Analysis: Pieces are falling into place for Marlins
By Joe Frisaro @ManOn2nd
JUPITER, Fla. — Let’s clear the air on this. These are not the Miami Marlins of old.
The transformation the organization is undergoing is refreshing and promising. Admittedly, we didn’t know what to expect after the startling announcement that Derek Jeter was parting ways with the club shortly before Spring Training started.
From what we’ve gathered since camp opened is, it’s basically business as usual. General manager Kim Ng is running the baseball operations, and from the players, to coaching staff, and throughout the organization, the transition has been seamless.
Manager Don Mattingly, in our opinion, takes on a huge role in maintaining continuity. Mattingly’s even demeanor has guided the franchise from years of rebuilding to the point now where they are serious about contending.
Yes, many disgruntled Marlins’ fans have heard the spring hype before. Why is this different? Simple. There is a commitment to add, not subtract. Also, the starting pitching is in place to make a run at the postseason.
As for financial commitment, the signings of Jorge Soler, Avisail Garcia and Sandy Alcantara alone is a $145 million investment. Add in the trades for Joey Wendle and Jacob Stallings, and the team is vastly improved.
As is, are the Marlins a playoff club? Probably not, in reality. But they’re getting closer. To me, they are probably an 78-80 win club, as constructed.
Say they swing a trade with the Pirates for Bryan Reynolds? What does that do? They have from now to perhaps even the July trade deadline to pull it off. Reynolds alone makes this about an 82-win club, which suddenly puts them in striking distance of being one of 12 to reach the playoffs.
Toss in a trade or signing of a reliever, along with more improvement from young players like Jazz Chisholm Jr. and Jesus Sanchez, and we’re talking a realistic postseason shot.
What I also like is the Marlins aren’t putting everything into winning in 2022. They are still young, and many of their core players are under control for a few more years.
The future does look bright. Of course, they have to prove it on the field.
Pitching prospects Max Meyer and Nick Neidert were sent down on Sunday. Neidert was optioned to Triple-A Jacksonville, while Meyer was reassigned to Minor League camp. He, too, likely will wind up at Jacksonville.
Neidert is being switched from a starter to a reliever, and this move allows him to develop into that role.
Meyer, however, is the interesting one. The 23-year-old is not yet on the 40-man roster. He made one Grapefruit League start, and impressed against the Mets, striking out five in four perfect innings.
Mattingly admitted Meyer probably could pitch out of the ‘pen in the big leagues right now. That’s so tempting, because many in the industry project the right-hander will eventually wind up in the ‘pen.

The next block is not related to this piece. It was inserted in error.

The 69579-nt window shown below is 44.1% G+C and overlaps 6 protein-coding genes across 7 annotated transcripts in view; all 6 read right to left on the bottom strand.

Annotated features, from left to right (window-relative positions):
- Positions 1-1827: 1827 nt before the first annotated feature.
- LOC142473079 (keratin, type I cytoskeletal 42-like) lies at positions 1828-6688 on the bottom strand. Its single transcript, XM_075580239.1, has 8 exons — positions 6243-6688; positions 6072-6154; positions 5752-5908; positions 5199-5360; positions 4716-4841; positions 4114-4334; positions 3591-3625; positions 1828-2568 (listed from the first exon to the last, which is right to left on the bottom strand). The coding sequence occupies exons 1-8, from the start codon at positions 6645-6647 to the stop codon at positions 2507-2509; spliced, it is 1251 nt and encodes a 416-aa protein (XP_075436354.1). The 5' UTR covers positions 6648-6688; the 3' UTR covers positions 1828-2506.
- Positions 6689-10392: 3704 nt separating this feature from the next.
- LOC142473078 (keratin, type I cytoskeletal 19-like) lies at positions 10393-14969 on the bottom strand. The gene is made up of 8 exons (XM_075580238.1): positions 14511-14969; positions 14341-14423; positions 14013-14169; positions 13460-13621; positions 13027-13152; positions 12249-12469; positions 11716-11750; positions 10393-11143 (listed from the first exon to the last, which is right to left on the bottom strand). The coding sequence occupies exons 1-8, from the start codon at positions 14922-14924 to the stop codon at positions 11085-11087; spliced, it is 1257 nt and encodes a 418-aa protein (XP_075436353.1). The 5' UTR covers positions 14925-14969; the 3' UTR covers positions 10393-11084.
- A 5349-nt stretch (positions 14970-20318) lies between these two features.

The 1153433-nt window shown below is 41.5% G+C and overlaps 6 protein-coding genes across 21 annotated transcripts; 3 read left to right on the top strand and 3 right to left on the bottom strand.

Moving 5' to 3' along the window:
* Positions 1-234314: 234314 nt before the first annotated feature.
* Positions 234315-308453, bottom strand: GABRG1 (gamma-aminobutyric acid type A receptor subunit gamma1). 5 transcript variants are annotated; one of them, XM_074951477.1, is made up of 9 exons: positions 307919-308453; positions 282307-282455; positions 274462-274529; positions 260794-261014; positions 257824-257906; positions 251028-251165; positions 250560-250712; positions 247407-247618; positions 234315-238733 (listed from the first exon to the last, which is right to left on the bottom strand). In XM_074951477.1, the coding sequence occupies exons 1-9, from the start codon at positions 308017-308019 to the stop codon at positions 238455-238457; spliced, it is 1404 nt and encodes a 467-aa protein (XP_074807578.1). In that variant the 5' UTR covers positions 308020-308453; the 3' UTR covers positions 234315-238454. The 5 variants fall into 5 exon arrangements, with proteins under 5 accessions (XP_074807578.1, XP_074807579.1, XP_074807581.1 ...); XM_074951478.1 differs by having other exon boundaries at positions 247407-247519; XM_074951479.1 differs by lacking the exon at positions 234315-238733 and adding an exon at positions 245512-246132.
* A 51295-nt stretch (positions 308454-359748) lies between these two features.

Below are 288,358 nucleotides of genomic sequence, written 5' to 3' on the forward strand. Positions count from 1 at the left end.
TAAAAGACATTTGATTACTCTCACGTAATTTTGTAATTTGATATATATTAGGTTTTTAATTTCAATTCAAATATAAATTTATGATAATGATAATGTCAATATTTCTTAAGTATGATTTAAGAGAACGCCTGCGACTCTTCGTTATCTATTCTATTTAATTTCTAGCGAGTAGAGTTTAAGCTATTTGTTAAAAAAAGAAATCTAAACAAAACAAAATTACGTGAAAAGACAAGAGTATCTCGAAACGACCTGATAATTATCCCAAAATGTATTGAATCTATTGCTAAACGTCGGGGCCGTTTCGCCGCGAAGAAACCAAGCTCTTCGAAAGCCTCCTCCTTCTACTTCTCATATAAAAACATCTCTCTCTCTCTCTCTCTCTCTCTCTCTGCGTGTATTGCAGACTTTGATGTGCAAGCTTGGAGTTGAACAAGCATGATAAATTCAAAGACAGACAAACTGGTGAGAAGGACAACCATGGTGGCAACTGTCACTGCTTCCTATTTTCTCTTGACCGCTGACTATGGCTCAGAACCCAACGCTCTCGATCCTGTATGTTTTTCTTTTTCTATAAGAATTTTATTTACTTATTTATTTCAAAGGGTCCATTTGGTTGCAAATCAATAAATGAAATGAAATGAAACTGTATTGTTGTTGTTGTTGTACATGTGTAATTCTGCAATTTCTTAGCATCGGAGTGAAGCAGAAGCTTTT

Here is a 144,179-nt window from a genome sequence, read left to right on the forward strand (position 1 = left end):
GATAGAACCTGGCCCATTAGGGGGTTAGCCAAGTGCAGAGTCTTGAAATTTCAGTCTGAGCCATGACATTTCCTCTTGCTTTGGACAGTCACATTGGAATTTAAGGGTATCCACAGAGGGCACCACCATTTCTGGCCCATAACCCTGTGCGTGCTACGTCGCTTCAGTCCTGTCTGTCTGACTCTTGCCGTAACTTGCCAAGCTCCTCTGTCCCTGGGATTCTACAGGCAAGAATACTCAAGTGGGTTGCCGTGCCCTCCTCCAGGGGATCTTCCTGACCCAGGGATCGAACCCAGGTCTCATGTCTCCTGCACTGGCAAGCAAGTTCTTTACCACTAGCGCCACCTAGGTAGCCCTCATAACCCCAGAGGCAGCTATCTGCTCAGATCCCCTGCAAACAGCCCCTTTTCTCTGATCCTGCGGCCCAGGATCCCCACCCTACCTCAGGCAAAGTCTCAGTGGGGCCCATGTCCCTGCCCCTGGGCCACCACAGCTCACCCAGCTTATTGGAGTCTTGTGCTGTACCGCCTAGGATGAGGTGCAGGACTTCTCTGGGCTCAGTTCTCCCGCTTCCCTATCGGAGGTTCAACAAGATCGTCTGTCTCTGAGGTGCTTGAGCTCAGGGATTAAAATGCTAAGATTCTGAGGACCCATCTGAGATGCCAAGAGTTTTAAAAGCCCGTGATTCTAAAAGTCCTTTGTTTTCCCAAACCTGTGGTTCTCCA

The Marlins, and some scouts I’ve spoken with, however, disagree. They see a starter in Meyer, who has a 96-99 mph fastball, a wipeout slider and improving changeup. Fastball command has been spotty in the past. Metrics also show, his fastball has been hit in the past.
Honestly, further development is not a bad idea.
But if Meyer could have a role in the ‘pen that helps the Marlins’ win games now, should that be explored? On the flip side, I don’t know how quickly it takes Meyer to warm up. Starters take considerably more time than relievers. The fact this wasn’t done at the start of Spring Training means, Meyer hasn’t been groomed for the ‘pen. All that considered, and you don’t take any chances.
Center field: Signing Soler to a three-year, $36 million contract likely is the Marlins’ last big splash move before Opening Day on April 8 at San Francisco.
The Marlins are monitoring the trade market, but are prepared to go with Sanchez in center field.
This is important to note.
The fact Soler is projected to play left field shows the Marlins are committed to Sanchez in center field. They said as much when the Soler signing was announced. Obviously, Sanchez hasn’t played there in the big leagues before. But the organization feels he can handle the transition. Mainly, they want Sanchez, Avisail Garcia and Soler in the same lineup as much as possible.
Should they make a trade for a center fielder, then someone has to sit. That’s not how the roster is build. The Marlins also want Garrett Cooper and Jesus Aguilar in the lineup. One of those two is expected to be the DH.
Miami also has too much invested financially in Soler and Garcia (four-years, $53 million). That would lead to Sanchez being the most likely to have his playing time reduces.
We don’t really see that happening.
As for possible trades, consider this. Recently, the Marlins explored trade talks with the Rockies for outfielder Raimel Tapia. They didn’t progress, and Tapia was recently dealt by Colorado to the Toronto Blue Jays.
Oakland A’s center fielder Ramon Laureano is another possibility. But there isn’t much urgency to make the trade now because Laureano is suspended the first 27 games of the regular season.
Kevin Kiermaier of the Rays, you ask? Doubtful. Cost is an issue there. Kiermaier is making $12 million this year, and has a $13 million club option, with a $2.5 million buyout. Plus, you have to trade for him.
Bullpen: Dylan Floro’s sore right arm has raised concerns within in the organization. Floro was projected to be the closer, but he’s dealing with discomfort.
The Marlins are exploring the market for a proven high- leverage reliever. So are many other clubs. There are internal options, like Anthony Bender, who can close.
If the Marlins have to make one more significant move in the next two weeks, it could be for a reliever, instead of center field.
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